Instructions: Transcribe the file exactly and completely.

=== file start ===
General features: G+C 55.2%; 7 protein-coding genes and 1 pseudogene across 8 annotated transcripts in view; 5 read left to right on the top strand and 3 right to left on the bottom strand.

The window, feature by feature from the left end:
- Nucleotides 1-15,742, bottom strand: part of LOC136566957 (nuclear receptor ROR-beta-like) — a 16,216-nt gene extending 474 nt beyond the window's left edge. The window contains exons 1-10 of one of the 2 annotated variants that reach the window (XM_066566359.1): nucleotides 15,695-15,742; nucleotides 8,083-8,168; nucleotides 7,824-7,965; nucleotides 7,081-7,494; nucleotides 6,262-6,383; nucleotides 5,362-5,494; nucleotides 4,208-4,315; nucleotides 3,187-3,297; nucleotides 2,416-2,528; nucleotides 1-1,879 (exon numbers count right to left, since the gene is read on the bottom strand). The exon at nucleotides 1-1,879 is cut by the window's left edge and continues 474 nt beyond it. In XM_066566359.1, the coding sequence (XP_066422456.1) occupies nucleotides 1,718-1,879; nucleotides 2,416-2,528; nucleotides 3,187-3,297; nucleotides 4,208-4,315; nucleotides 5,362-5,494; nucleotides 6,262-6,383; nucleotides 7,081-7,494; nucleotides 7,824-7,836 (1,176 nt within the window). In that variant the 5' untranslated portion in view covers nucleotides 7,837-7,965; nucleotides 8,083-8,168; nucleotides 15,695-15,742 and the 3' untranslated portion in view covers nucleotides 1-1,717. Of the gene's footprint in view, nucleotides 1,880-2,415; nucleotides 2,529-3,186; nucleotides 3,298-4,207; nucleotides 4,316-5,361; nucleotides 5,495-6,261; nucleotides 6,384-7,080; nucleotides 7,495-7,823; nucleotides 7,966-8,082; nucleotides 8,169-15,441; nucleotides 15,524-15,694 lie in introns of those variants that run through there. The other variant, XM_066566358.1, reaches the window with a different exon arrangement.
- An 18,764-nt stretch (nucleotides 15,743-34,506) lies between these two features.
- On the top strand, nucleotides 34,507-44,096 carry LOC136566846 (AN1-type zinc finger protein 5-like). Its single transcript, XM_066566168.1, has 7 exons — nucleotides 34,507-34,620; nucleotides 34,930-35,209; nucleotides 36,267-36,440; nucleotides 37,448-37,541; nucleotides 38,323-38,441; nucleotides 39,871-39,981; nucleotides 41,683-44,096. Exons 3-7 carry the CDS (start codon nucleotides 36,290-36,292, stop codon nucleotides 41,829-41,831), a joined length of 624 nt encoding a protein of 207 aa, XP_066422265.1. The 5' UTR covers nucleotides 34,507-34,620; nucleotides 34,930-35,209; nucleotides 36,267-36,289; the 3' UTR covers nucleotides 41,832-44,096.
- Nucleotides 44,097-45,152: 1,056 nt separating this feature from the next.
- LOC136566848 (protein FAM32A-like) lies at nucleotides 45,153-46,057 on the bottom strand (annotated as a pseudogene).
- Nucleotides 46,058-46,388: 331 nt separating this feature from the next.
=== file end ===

General features: G+C 55.2%; 7 protein-coding genes and 1 pseudogene across 8 annotated transcripts in view; 5 read left to right on the top strand and 3 right to left on the bottom strand.

The window, feature by feature from the left end:
- Nucleotides 1-15,742, bottom strand: part of LOC136566957 (nuclear receptor ROR-beta-like) — a 16,216-nt gene extending 474 nt beyond the window's left edge. The window contains exons 1-10 of one of the 2 annotated variants that reach the window (XM_066566359.1): nucleotides 15,695-15,742; nucleotides 8,083-8,168; nucleotides 7,824-7,965; nucleotides 7,081-7,494; nucleotides 6,262-6,383; nucleotides 5,362-5,494; nucleotides 4,208-4,315; nucleotides 3,187-3,297; nucleotides 2,416-2,528; nucleotides 1-1,879 (exon numbers count right to left, since the gene is read on the bottom strand). The exon at nucleotides 1-1,879 is cut by the window's left edge and continues 474 nt beyond it. In XM_066566359.1, the coding sequence (XP_066422456.1) occupies nucleotides 1,718-1,879; nucleotides 2,416-2,528; nucleotides 3,187-3,297; nucleotides 4,208-4,315; nucleotides 5,362-5,494; nucleotides 6,262-6,383; nucleotides 7,081-7,494; nucleotides 7,824-7,836 (1,176 nt within the window). In that variant the 5' untranslated portion in view covers nucleotides 7,837-7,965; nucleotides 8,083-8,168; nucleotides 15,695-15,742 and the 3' untranslated portion in view covers nucleotides 1-1,717. Of the gene's footprint in view, nucleotides 1,880-2,415; nucleotides 2,529-3,186; nucleotides 3,298-4,207; nucleotides 4,316-5,361; nucleotides 5,495-6,261; nucleotides 6,384-7,080; nucleotides 7,495-7,823; nucleotides 7,966-8,082; nucleotides 8,169-15,441; nucleotides 15,524-15,694 lie in introns of those variants that run through there. The other variant, XM_066566358.1, reaches the window with a different exon arrangement.
- An 18,764-nt stretch (nucleotides 15,743-34,506) lies between these two features.
- On the top strand, nucleotides 34,507-44,096 carry LOC136566846 (AN1-type zinc finger protein 5-like). Its single transcript, XM_066566168.1, has 7 exons — nucleotides 34,507-34,620; nucleotides 34,930-35,209; nucleotides 36,267-36,440; nucleotides 37,448-37,541; nucleotides 38,323-38,441; nucleotides 39,871-39,981; nucleotides 41,683-44,096. Exons 3-7 carry the CDS (start codon nucleotides 36,290-36,292, stop codon nucleotides 41,829-41,831), a joined length of 624 nt encoding a protein of 207 aa, XP_066422265.1. The 5' UTR covers nucleotides 34,507-34,620; nucleotides 34,930-35,209; nucleotides 36,267-36,289; the 3' UTR covers nucleotides 41,832-44,096.
- Nucleotides 44,097-45,152: 1,056 nt separating this feature from the next.
- LOC136566848 (protein FAM32A-like) lies at nucleotides 45,153-46,057 on the bottom strand (annotated as a pseudogene).
- Nucleotides 46,058-46,388: 331 nt separating this feature from the next.